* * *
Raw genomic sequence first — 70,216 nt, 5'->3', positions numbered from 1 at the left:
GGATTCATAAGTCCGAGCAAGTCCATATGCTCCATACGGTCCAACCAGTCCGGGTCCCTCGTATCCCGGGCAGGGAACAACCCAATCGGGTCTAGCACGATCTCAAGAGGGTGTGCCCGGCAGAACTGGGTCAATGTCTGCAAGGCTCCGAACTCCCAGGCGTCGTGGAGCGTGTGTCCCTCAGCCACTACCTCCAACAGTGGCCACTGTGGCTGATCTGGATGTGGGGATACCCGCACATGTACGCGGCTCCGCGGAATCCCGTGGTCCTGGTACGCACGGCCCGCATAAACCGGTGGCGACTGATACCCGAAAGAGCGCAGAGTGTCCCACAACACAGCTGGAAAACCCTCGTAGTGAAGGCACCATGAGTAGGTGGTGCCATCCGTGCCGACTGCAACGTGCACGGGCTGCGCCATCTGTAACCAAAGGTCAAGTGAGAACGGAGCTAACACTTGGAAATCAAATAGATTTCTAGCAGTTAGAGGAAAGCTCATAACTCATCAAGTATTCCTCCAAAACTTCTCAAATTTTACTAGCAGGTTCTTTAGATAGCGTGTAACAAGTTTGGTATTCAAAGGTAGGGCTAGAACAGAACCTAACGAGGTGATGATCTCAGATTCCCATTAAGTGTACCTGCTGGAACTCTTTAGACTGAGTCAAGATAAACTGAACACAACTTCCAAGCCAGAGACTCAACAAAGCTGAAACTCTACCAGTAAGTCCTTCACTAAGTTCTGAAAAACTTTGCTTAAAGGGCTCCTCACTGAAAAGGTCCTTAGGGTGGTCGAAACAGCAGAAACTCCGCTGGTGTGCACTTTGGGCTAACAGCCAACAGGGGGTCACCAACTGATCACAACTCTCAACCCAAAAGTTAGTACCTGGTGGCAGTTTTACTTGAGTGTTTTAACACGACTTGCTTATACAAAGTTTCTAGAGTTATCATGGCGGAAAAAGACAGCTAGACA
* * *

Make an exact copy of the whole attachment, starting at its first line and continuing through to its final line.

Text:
Raw genomic sequence first — 70,216 nt, 5'->3', positions numbered from 1 at the left:
GGATTCATAAGTCCGAGCAAGTCCATATGCTCCATACGGTCCAACCAGTCCGGGTCCCTCGTATCCCGGGCAGGGAACAACCCAATCGGGTCTAGCACGATCTCAAGAGGGTGTGCCCGGCAGAACTGGGTCAATGTCTGCAAGGCTCCGAACTCCCAGGCGTCGTGGAGCGTGTGTCCCTCAGCCACTACCTCCAACAGTGGCCACTGTGGCTGATCTGGATGTGGGGATACCCGCACATGTACGCGGCTCCGCGGAATCCCGTGGTCCTGGTACGCACGGCCCGCATAAACCGGTGGCGACTGATACCCGAAAGAGCGCAGAGTGTCCCACAACACAGCTGGAAAACCCTCGTAGTGAAGGCACCATGAGTAGGTGGTGCCATCCGTGCCGACTGCAACGTGCACGGGCTGCGCCATCTGTAACCAAAGGTCAAGTGAGAACGGAGCTAACACTTGGAAATCAAATAGATTTCTAGCAGTTAGAGGAAAGCTCATAACTCATCAAGTATTCCTCCAAAACTTCTCAAATTTTACTAGCAGGTTCTTTAGATAGCGTGTAACAAGTTTGGTATTCAAAGGTAGGGCTAGAACAGAACCTAACGAGGTGATGATCTCAGATTCCCATTAAGTGTACCTGCTGGAACTCTTTAGACTGAGTCAAGATAAACTGAACACAACTTCCAAGCCAGAGACTCAACAAAGCTGAAACTCTACCAGTAAGTCCTTCACTAAGTTCTGAAAAACTTTGCTTAAAGGGCTCCTCACTGAAAAGGTCCTTAGGGTGGTCGAAACAGCAGAAACTCCGCTGGTGTGCACTTTGGGCTAACAGCCAACAGGGGGTCACCAACTGATCACAACTCTCAACCCAAAAGTTAGTACCTGGTGGCAGTTTTACTTGAGTGTTTTAACACGACTTGCTTATACAAAGTTTCTAGAGTTATCATGGCGGAAAAAGACAGCTAGACA